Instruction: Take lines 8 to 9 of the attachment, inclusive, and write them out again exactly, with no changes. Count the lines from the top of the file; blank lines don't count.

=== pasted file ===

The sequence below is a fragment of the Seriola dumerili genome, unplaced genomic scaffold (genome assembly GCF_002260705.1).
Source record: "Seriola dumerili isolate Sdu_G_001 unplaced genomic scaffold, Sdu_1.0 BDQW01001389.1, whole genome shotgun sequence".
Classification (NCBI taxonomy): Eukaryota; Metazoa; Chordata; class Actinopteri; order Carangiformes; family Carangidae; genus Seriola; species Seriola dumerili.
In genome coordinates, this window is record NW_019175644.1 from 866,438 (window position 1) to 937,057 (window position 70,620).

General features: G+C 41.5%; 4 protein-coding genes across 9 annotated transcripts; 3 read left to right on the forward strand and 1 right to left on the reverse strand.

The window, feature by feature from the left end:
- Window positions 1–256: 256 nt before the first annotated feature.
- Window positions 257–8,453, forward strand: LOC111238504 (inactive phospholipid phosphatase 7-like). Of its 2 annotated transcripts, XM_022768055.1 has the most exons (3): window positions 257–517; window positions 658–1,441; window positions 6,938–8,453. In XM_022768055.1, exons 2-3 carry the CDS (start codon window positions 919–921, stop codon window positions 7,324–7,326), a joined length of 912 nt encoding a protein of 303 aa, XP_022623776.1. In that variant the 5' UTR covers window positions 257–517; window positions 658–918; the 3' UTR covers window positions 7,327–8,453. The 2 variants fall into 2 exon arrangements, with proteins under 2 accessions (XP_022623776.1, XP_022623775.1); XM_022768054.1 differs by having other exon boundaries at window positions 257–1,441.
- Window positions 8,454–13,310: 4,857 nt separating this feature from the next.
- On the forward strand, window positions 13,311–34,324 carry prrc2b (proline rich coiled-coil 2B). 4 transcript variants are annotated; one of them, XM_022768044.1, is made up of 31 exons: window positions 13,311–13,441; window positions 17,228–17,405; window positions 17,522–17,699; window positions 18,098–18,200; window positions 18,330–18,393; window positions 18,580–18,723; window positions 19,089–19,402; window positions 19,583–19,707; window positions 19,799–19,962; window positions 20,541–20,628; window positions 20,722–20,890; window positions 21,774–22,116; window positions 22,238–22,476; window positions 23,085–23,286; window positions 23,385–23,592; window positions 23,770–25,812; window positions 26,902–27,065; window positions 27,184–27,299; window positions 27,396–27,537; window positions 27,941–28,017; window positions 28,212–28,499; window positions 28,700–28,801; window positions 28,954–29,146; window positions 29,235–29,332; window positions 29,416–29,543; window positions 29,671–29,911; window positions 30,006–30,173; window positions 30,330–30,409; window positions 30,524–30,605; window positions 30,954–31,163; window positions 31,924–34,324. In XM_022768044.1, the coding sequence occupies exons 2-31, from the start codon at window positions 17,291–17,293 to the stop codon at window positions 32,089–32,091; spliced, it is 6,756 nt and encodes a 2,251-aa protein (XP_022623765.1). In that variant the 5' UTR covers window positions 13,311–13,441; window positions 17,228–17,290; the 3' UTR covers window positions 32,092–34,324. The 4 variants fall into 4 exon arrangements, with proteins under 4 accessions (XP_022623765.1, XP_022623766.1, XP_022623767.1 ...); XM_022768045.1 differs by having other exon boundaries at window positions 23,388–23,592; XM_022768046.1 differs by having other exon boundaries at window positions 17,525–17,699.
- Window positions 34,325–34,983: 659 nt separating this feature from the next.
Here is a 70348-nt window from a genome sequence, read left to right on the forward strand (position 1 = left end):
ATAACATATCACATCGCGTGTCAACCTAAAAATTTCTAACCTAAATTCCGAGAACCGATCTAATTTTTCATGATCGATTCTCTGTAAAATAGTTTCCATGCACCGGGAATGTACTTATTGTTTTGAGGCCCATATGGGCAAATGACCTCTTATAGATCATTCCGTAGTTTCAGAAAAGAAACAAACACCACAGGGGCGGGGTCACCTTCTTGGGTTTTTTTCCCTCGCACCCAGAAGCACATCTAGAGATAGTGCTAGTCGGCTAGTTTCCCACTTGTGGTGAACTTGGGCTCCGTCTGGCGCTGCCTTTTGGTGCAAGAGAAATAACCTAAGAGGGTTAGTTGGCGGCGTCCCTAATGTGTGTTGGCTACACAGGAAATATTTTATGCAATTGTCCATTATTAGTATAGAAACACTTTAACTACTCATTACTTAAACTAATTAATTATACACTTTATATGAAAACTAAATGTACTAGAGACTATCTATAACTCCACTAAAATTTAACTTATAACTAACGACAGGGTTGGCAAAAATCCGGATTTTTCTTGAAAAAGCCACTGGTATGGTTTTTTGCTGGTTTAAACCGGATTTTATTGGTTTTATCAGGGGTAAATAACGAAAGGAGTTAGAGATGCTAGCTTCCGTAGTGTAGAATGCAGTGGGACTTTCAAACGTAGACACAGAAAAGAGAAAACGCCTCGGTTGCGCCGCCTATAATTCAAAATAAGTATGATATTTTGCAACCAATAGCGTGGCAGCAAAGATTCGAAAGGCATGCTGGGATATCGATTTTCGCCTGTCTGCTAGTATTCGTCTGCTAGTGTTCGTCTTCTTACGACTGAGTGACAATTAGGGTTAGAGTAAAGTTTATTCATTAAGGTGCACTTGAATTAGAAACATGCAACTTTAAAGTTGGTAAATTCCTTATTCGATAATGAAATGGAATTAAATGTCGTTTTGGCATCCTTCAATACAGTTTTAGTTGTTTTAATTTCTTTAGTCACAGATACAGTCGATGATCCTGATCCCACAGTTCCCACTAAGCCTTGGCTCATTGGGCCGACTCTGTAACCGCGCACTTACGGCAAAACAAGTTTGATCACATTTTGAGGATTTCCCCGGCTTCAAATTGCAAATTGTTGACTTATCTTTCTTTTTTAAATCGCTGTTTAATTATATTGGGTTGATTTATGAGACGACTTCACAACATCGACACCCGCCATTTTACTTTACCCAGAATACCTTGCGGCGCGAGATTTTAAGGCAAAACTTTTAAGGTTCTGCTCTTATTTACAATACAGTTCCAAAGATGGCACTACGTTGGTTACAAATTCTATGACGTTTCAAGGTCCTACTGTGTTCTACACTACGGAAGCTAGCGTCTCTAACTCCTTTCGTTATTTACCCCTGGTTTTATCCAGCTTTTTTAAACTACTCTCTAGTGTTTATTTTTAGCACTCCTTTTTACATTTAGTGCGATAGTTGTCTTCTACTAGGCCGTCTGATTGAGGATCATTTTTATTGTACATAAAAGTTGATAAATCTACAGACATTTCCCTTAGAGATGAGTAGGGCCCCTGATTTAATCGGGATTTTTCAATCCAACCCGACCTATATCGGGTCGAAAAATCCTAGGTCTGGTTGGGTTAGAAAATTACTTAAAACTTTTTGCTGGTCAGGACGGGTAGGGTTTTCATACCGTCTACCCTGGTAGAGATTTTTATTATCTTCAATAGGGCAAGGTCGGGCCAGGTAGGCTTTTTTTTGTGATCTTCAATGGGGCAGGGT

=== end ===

- Window positions 257–8,453, forward strand: LOC111238504 (inactive phospholipid phosphatase 7-like). Of its 2 annotated transcripts, XM_022768055.1 has the most exons (3): window positions 257–517; window positions 658–1,441; window positions 6,938–8,453. In XM_022768055.1, exons 2-3 carry the CDS (start codon window positions 919–921, stop codon window positions 7,324–7,326), a joined length of 912 nt encoding a protein of 303 aa, XP_022623776.1. In that variant the 5' UTR covers window positions 257–517; window positions 658–918; the 3' UTR covers window positions 7,327–8,453. The 2 variants fall into 2 exon arrangements, with proteins under 2 accessions (XP_022623776.1, XP_022623775.1); XM_022768054.1 differs by having other exon boundaries at window positions 257–1,441.
- Window positions 8,454–13,310: 4,857 nt separating this feature from the next.